Movements to reform money at the national level generally have a hard time. Their proponents must lobby for years or decades to gain influence over politicians and their advisors and they must present factually based and politically convincing concepts. If political reforms are realized, they often have far-reaching consequences because laws remain in force for a long time and apply to everyone, not just to those who personally choose different behaviour. In 1984, monetary reformer Helmutz Creutz made a proposal for a wide-reaching tax reform in Germany. Instead of taxing work as is currently the practice with income tax, Creutz proposed taxing above all the use of environmental resources: energy, resources, land, traffic. Taxes are the means by which governments seek to influence the dynamic of society. If work was cheaper and the use of resources and energy more expensive, society would then tend to minimize its use of resources, whilst workers would always be able to find work. Fundamental tax reform could be very effective but is not easy to implement because people do not change or give up advantages easily. In spite of powerful lobbying organizations, proposals are regularly made for reform of the tax system, including those that wish to reduce the redistribution of wealth from poor to rich, for example through higher taxes on capital. Another favorite topic is the (re)introduction of a wealth tax. The rich should not only pay taxes on their extra income but also on their wealth. The economist James Tobin proposed a transaction tax on foreign exchange transactions in order to calm the financial markets. The so-called Tobin Tax was the founding impulse for the campaigning organization Attac – the two Ts in ‘Attac’ stand for “taxation des transactions financières” (transaction tax on financial business).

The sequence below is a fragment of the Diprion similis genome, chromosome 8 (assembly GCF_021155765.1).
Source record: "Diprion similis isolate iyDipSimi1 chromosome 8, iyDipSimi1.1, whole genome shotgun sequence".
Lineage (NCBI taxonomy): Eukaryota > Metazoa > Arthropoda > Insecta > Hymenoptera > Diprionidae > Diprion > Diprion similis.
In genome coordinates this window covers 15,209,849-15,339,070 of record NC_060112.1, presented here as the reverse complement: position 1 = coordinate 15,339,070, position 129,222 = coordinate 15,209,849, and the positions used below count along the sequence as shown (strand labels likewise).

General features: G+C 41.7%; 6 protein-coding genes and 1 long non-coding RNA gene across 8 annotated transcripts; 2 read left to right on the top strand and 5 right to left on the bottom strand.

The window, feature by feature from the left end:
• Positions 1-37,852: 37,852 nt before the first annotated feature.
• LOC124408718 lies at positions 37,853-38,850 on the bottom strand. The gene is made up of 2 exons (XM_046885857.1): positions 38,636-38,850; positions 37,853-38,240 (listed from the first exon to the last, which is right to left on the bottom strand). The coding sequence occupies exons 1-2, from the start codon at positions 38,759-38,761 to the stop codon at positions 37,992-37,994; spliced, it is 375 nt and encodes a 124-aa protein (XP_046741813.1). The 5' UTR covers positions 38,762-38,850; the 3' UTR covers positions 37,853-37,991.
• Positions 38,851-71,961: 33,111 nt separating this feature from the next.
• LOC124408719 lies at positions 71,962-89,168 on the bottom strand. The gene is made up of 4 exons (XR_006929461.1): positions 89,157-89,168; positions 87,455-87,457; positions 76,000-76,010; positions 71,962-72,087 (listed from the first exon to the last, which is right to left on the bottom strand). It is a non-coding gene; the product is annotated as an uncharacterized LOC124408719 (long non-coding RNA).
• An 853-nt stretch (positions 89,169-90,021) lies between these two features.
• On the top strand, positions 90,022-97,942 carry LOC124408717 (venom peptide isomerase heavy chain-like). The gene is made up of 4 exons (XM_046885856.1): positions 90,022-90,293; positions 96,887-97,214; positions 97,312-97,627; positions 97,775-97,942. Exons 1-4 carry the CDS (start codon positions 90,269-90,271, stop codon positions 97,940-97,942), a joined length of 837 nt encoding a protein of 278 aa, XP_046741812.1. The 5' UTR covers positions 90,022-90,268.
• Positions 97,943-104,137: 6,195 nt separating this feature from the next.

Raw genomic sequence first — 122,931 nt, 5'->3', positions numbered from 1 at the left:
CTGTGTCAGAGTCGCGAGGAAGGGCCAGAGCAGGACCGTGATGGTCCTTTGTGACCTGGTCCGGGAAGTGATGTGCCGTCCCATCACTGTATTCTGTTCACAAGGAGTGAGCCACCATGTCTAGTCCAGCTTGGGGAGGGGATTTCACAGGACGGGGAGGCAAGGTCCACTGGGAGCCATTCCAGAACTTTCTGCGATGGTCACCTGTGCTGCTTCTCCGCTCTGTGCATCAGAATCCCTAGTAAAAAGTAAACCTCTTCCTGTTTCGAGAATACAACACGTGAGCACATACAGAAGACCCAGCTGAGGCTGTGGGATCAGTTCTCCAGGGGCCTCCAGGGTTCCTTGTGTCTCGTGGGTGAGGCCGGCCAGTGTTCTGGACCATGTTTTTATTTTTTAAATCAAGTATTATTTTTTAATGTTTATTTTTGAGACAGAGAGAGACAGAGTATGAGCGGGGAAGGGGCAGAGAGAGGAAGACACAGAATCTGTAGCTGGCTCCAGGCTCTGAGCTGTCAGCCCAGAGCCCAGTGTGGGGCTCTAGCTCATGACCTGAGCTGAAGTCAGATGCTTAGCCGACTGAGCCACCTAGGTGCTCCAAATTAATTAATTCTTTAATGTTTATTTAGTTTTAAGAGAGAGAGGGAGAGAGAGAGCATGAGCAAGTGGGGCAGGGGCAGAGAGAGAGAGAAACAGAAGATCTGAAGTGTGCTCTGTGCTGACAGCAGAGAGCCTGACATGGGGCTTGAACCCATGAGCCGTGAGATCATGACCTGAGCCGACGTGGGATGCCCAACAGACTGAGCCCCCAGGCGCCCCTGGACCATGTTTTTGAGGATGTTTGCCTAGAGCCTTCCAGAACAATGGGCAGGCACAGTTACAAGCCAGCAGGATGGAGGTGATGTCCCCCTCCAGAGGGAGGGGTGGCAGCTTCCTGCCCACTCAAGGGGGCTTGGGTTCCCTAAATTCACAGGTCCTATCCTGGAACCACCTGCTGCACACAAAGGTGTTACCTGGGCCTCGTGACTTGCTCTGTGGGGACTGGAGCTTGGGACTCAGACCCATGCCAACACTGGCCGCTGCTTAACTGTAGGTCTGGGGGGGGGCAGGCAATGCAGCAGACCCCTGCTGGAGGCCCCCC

If people had to pay taxes for doing business on the stock markets with currencies or shares, the hectic business would calm down because each transaction would also generate tax payments. There would also be extra tax income from speculation. (Re)regulation of banking has been intensively discussed since the beginning of the 2007/2008 financial crisis. One could introduce a segregated banking system where banks are forbidden to combine normal commercial banking business with the much riskier investment banking. It is also worth considering limiting the size of banks so banks would have to divide up or sell different areas of their business if they became too big. Behind this idea is the thought that when smaller banks get into difficulties then the arising problems are also smaller. Today many banks are “too big to fail”, that is too big to be liquidated. Their sheer size forces states to guarantee their survival. Banks should, like other businesses, be able to be declared insolvent without the risk that one bank failure bankrupts a whole economy because of collapsing payments systems. Regulation of the banking sector could also lead to a ban on ‘short selling’, the sale of ‘credit default swaps’ or the maximizing of ‘equity shares’. The fact that wealth can lead to social tensions was introduced by Karl Marx in his discussion in the book Das Kapital. Criticism of the system of ownership continually arises. The economists Gunnar Heinsohn and Otto Steiger derive the creation of money from the availability of wealth. Money and its functions were thus strongly influenced by the idea of private wealth. A particular form of wealth is land, which cannot be increased. Whereas other goods can be produced and thus increased, this only applies to land in a very limited way (for example through winning new land on the coast). Private possession of land has thus been questioned through reform proposals for decades. The commonest land reform idea is to regard land not as a private possession but as the common property of everyone. Whoever wishes to use land, leases it from society. Here there is a spectrum of ideas about the Commons, for which Elinor Ostrom received the Nobel Prize for Economics in 2009.